State Comptroller Tom DiNapoli recently released a report analyzing the state’s Financial Plan, which shows the possibility of state budget shortfalls in upcoming state fiscal years due to spending increases, phased-in tax cuts and one-shot revenue sources in the current-year spending plan.
These are very real concerns. According to the report, the state may face budget gaps averaging just under $5 billion annually over the three fiscal years starting in state fiscal year 2017-18.
Comptroller DiNapoli said:
“New York is facing the prospect of out-year budget gaps. New York’s rainy day reserves are at low levels compared to many states and the use of temporary resources to meet recurring expenses contributes to the state’s potential out-year budget shortfalls. More must be done to promote long-term structural balance and ensure that taxpayers’ dollars are used cost-effectively.”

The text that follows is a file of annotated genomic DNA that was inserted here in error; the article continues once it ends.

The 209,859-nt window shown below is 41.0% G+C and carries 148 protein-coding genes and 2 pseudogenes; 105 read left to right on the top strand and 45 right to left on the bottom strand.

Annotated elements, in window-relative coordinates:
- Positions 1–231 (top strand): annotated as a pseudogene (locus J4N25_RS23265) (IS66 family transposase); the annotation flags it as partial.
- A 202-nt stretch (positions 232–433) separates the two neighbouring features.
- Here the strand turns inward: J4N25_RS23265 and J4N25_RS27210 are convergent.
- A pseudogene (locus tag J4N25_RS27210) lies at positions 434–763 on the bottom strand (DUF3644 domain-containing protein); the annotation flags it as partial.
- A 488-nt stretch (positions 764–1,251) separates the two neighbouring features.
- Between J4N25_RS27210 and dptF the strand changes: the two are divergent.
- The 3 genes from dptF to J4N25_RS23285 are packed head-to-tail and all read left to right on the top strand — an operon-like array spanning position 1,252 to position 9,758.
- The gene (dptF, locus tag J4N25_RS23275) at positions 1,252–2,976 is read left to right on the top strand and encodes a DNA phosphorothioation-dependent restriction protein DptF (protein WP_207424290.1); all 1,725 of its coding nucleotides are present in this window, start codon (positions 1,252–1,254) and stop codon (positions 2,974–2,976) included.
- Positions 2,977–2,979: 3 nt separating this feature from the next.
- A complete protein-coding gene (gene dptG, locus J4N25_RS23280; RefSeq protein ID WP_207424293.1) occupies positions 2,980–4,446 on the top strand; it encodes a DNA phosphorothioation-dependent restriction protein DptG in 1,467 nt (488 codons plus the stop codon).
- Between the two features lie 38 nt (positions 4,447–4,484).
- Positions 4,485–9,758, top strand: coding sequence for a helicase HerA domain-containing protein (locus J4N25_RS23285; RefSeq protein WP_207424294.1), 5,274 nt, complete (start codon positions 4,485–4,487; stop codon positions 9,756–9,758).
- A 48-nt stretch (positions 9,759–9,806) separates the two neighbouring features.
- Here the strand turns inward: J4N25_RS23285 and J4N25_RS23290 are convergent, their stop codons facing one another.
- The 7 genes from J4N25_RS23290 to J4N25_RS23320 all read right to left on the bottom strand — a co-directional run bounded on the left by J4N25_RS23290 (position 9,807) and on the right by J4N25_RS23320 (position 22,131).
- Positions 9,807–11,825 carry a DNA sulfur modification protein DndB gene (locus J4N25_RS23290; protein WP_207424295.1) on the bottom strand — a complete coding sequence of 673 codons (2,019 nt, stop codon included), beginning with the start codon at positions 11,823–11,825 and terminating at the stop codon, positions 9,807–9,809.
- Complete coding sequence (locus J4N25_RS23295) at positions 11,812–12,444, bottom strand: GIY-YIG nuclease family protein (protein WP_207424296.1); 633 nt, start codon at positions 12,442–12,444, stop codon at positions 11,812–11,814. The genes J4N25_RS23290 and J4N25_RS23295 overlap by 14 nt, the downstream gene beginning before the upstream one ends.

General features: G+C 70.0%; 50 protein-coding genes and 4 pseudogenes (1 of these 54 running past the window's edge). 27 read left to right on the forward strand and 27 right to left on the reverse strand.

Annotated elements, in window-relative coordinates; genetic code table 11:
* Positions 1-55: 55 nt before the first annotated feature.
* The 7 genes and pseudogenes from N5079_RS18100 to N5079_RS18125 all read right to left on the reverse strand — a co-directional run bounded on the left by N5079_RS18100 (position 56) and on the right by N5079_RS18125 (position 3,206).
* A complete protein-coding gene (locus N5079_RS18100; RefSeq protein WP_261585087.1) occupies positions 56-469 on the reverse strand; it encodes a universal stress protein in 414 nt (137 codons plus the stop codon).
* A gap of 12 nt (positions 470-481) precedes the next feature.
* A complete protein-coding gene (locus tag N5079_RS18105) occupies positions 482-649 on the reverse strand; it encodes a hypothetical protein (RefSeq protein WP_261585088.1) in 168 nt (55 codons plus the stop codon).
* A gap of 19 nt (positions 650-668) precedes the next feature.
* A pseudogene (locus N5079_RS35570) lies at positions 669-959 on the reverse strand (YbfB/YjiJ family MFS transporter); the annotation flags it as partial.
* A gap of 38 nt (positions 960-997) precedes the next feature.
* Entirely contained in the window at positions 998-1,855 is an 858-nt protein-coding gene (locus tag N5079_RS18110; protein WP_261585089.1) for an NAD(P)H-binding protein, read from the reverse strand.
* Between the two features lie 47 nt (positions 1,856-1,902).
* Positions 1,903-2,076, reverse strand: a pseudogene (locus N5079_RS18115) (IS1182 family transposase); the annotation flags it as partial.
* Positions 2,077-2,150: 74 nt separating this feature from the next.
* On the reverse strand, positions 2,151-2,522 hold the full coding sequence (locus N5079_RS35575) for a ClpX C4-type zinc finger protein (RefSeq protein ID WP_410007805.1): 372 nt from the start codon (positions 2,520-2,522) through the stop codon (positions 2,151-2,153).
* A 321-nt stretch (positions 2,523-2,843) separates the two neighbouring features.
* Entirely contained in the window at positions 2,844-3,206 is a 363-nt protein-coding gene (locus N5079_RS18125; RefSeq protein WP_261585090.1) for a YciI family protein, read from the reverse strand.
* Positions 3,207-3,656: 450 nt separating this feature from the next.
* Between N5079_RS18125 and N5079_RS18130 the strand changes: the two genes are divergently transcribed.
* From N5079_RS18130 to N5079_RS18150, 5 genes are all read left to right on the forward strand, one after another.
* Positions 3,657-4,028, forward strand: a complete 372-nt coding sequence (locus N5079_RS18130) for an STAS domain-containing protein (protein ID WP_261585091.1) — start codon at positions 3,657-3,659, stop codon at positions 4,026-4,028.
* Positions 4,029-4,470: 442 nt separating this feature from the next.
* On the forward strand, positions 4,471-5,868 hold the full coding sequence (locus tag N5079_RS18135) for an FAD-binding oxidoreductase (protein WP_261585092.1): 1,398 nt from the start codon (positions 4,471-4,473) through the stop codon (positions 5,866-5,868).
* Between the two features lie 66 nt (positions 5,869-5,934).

The Division of Budget rejected the report’s findings, rebuked the report, saying that the Comptroller “is cherry picking data and ignoring key details in its reporting,” said DOB
This is a reminder that state lawmakers still have not addressed one of our state government’s biggest problems – getting our spending under control. Our annual spending on the three largest state government spending lines — health care, education, and pensions – continue to grow significantly each year. The best way to be able to continue to be able to invest in these areas is to enact policies that promote and encourage private sector job growth, which will grow our tax base.